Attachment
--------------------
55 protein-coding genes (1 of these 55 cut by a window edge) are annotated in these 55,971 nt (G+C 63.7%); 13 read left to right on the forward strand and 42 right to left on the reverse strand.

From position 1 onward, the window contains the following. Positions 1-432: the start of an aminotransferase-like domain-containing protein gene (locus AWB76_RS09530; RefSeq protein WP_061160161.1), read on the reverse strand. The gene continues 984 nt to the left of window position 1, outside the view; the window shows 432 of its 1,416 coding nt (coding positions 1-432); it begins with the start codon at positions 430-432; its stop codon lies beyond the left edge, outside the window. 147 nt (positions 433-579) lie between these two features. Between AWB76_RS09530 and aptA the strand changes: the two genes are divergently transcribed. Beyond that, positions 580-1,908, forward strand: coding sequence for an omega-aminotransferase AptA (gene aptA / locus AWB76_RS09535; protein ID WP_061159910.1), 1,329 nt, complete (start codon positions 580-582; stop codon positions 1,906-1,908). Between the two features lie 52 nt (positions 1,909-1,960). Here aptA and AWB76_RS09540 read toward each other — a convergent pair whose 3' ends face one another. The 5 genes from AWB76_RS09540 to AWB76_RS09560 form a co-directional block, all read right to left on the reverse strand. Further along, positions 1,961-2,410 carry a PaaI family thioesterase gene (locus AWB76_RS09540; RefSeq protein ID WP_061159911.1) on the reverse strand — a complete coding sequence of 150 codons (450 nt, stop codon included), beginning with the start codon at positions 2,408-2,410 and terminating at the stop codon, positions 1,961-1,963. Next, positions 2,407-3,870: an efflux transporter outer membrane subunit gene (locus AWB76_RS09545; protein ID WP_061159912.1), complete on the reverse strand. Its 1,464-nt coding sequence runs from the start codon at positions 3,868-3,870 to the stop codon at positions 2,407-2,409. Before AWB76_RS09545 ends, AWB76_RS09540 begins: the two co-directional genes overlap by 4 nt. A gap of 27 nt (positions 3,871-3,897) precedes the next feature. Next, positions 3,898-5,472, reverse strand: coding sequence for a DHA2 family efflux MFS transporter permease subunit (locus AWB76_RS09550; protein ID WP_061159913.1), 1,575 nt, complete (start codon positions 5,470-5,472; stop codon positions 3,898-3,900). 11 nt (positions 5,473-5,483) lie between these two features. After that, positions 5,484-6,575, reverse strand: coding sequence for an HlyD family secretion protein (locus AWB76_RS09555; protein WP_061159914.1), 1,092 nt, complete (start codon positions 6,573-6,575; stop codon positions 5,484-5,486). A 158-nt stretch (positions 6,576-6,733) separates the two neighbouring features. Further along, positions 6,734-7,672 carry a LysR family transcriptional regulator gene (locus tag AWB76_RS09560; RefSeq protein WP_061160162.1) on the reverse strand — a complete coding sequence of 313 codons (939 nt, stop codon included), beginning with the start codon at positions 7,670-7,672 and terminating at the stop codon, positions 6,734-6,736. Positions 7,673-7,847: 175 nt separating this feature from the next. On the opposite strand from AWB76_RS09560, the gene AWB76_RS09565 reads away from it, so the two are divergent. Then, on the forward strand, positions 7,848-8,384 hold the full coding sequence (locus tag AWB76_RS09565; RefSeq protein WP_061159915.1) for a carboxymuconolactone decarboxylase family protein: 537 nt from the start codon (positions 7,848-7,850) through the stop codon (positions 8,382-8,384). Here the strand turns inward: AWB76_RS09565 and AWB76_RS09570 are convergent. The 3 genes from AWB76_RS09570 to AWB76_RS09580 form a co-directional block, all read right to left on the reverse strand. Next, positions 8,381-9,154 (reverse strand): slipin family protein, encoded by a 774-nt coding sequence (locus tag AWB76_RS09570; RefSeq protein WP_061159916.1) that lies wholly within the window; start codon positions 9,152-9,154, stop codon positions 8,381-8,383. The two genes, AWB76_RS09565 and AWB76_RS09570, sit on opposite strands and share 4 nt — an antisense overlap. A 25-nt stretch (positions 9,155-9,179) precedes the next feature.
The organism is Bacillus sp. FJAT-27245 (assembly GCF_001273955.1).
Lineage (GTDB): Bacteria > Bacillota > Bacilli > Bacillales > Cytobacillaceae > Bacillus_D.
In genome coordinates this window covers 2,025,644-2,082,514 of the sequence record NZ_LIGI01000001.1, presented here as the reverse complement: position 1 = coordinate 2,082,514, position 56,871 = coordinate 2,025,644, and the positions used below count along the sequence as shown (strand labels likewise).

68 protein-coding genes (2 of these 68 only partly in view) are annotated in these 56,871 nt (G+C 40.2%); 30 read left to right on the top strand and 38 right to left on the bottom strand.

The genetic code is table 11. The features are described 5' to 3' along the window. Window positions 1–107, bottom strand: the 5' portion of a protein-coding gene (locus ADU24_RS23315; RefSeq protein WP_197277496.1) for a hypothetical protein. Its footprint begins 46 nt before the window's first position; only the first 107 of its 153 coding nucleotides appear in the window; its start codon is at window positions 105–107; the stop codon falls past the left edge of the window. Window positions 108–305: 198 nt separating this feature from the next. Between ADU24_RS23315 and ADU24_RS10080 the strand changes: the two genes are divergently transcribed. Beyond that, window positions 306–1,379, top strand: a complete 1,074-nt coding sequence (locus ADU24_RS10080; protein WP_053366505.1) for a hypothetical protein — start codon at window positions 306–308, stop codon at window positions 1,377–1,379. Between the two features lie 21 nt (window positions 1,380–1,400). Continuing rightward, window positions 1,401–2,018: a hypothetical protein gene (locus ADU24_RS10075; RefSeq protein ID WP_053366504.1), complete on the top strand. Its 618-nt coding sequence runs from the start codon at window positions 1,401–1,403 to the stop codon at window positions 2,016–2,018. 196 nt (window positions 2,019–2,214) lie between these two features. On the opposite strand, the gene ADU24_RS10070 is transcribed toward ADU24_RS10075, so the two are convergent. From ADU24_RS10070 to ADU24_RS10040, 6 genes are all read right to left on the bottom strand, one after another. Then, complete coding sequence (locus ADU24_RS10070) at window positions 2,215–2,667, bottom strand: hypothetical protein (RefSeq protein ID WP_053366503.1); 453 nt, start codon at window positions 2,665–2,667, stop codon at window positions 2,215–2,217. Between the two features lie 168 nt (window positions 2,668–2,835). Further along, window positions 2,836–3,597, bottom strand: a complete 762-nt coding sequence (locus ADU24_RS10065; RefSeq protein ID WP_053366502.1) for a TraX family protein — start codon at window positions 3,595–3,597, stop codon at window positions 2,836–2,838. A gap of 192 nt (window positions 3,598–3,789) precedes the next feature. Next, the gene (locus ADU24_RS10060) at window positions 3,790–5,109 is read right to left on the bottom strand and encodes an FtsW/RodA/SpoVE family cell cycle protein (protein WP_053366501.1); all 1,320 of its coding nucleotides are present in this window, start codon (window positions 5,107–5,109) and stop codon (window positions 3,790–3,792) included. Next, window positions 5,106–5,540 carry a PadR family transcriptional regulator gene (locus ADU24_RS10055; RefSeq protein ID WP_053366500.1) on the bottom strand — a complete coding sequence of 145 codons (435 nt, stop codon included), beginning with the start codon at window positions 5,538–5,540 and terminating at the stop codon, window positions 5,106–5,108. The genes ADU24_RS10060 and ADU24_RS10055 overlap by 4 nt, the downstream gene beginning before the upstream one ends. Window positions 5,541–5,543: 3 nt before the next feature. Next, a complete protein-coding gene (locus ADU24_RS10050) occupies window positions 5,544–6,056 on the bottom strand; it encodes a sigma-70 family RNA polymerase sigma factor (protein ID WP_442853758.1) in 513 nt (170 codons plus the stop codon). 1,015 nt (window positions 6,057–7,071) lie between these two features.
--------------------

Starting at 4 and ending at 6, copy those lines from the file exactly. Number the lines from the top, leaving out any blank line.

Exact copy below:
Lineage (GTDB): Bacteria > Bacillota > Bacilli > Bacillales > Cytobacillaceae > Bacillus_D.
In genome coordinates this window covers 2,025,644-2,082,514 of the sequence record NZ_LIGI01000001.1, presented here as the reverse complement: position 1 = coordinate 2,082,514, position 56,871 = coordinate 2,025,644, and the positions used below count along the sequence as shown (strand labels likewise).

68 protein-coding genes (2 of these 68 only partly in view) are annotated in these 56,871 nt (G+C 40.2%); 30 read left to right on the top strand and 38 right to left on the bottom strand.